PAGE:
MSF briefing on fixed-dose combinations (FDCs) of antiretroviral drugs
If recent initiatives to scale up antiretroviral (ARV) treatment in developing countries are to succeed in reaching the poorest and most vulnerable people at the community level, several key issues must be addressed. Chief among these is the need to simplify and standardize treatment protocols so that people with HIV/AIDS can access treatment, even in areas where there are few hospitals, few doctors, and few laboratories .
Fixed-dose combinations (FDCs) of ARVs – that is, pills containing two or three AIDS drugs in one tablet – are widely recognized as being a key element in efforts to scale up AIDS treatment in developing countries. FDCs are recommended in the World Health Organization (WHO) treatment guidelines and several generic FDCs have been pre-qualified by WHO (see below).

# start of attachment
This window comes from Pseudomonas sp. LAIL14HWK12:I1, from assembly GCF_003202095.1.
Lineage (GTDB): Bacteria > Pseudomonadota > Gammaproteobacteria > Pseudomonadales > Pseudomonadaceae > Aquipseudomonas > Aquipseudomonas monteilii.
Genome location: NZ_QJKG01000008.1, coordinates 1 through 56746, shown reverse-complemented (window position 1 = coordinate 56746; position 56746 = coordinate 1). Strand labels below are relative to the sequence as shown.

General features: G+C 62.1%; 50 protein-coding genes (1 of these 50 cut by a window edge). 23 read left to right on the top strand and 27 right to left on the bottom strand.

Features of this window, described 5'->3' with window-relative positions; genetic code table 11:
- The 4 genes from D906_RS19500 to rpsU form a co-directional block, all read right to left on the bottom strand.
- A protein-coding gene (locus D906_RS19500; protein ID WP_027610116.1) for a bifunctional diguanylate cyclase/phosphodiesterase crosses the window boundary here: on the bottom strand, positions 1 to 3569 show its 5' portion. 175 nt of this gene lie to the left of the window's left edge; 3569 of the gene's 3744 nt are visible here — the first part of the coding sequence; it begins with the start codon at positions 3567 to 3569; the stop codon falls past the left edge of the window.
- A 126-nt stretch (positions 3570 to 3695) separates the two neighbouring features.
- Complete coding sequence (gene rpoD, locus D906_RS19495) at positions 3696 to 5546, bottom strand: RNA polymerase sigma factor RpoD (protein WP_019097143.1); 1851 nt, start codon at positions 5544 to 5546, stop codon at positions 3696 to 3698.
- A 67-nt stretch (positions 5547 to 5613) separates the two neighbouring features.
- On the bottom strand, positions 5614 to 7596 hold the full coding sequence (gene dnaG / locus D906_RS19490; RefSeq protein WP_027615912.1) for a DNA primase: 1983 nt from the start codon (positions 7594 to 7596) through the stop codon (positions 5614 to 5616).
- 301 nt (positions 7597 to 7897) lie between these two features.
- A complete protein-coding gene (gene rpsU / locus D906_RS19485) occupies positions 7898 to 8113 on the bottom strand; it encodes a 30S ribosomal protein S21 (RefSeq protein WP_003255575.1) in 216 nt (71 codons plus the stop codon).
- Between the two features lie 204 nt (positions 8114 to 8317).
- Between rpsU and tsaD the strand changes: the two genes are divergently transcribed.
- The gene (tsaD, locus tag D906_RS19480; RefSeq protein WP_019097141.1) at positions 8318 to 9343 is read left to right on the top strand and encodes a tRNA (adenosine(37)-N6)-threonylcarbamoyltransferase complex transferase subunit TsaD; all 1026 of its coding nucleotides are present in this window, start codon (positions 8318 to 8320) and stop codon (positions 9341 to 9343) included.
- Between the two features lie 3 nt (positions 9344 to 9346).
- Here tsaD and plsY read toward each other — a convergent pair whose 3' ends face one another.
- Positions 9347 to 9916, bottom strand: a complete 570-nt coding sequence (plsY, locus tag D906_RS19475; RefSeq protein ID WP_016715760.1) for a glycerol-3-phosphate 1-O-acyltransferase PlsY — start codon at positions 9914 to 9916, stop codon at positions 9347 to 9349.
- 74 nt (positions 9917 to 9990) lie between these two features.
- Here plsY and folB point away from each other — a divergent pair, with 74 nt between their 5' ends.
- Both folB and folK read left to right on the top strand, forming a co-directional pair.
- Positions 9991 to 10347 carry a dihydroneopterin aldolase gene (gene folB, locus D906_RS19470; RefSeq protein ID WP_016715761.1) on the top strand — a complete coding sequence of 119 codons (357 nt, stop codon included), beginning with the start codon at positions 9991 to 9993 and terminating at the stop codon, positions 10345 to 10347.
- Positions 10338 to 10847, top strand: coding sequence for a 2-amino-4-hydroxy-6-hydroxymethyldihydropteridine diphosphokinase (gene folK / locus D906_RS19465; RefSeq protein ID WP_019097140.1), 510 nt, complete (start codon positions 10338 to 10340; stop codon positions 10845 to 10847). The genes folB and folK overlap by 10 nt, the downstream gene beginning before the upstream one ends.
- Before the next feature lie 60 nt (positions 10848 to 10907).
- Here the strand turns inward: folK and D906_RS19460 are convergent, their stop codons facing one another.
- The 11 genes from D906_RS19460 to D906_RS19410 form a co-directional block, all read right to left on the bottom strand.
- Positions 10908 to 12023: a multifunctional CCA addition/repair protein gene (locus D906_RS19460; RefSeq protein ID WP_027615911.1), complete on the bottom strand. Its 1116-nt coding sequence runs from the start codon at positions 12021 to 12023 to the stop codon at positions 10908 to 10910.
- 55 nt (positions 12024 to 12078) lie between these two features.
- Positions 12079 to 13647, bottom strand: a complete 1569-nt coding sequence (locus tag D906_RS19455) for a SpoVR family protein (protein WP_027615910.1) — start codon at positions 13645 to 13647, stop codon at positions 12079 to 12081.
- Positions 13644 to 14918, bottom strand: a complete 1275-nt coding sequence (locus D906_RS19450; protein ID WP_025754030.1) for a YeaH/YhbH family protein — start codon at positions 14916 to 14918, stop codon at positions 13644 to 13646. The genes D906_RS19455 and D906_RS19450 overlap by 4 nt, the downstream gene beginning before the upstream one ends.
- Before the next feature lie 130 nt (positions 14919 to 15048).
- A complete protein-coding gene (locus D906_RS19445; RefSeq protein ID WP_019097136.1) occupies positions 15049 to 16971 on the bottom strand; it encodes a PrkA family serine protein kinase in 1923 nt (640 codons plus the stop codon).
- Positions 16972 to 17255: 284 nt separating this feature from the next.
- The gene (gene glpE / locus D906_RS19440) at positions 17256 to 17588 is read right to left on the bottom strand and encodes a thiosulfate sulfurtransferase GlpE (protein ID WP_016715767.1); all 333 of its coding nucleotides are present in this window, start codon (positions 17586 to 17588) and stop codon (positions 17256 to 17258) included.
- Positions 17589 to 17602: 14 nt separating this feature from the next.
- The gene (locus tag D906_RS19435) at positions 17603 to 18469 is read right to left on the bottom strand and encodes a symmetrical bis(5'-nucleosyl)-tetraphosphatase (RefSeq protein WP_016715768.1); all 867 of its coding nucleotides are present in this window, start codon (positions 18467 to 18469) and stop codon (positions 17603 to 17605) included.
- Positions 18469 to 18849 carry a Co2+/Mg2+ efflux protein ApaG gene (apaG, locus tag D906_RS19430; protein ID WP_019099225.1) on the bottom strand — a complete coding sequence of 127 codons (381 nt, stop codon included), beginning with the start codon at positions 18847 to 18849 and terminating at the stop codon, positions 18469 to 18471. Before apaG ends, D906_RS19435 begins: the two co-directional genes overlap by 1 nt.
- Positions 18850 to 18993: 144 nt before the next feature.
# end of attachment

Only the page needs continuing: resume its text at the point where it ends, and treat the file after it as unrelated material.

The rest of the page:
Based on its own experience delivering ARV treatment in resource-poor settings, Médecins Sans Frontières (MSF) has become a strong advocate of triple FDCs. MSF is currently providing ARV treatment to more than 11,000 people living with HIV/AIDS in over 20 countries in Africa, Asia, Latin America, and Eastern Europe, and expects the total number of patients on ARVs to reach 25,000 in 25 countries by the end of 2004.
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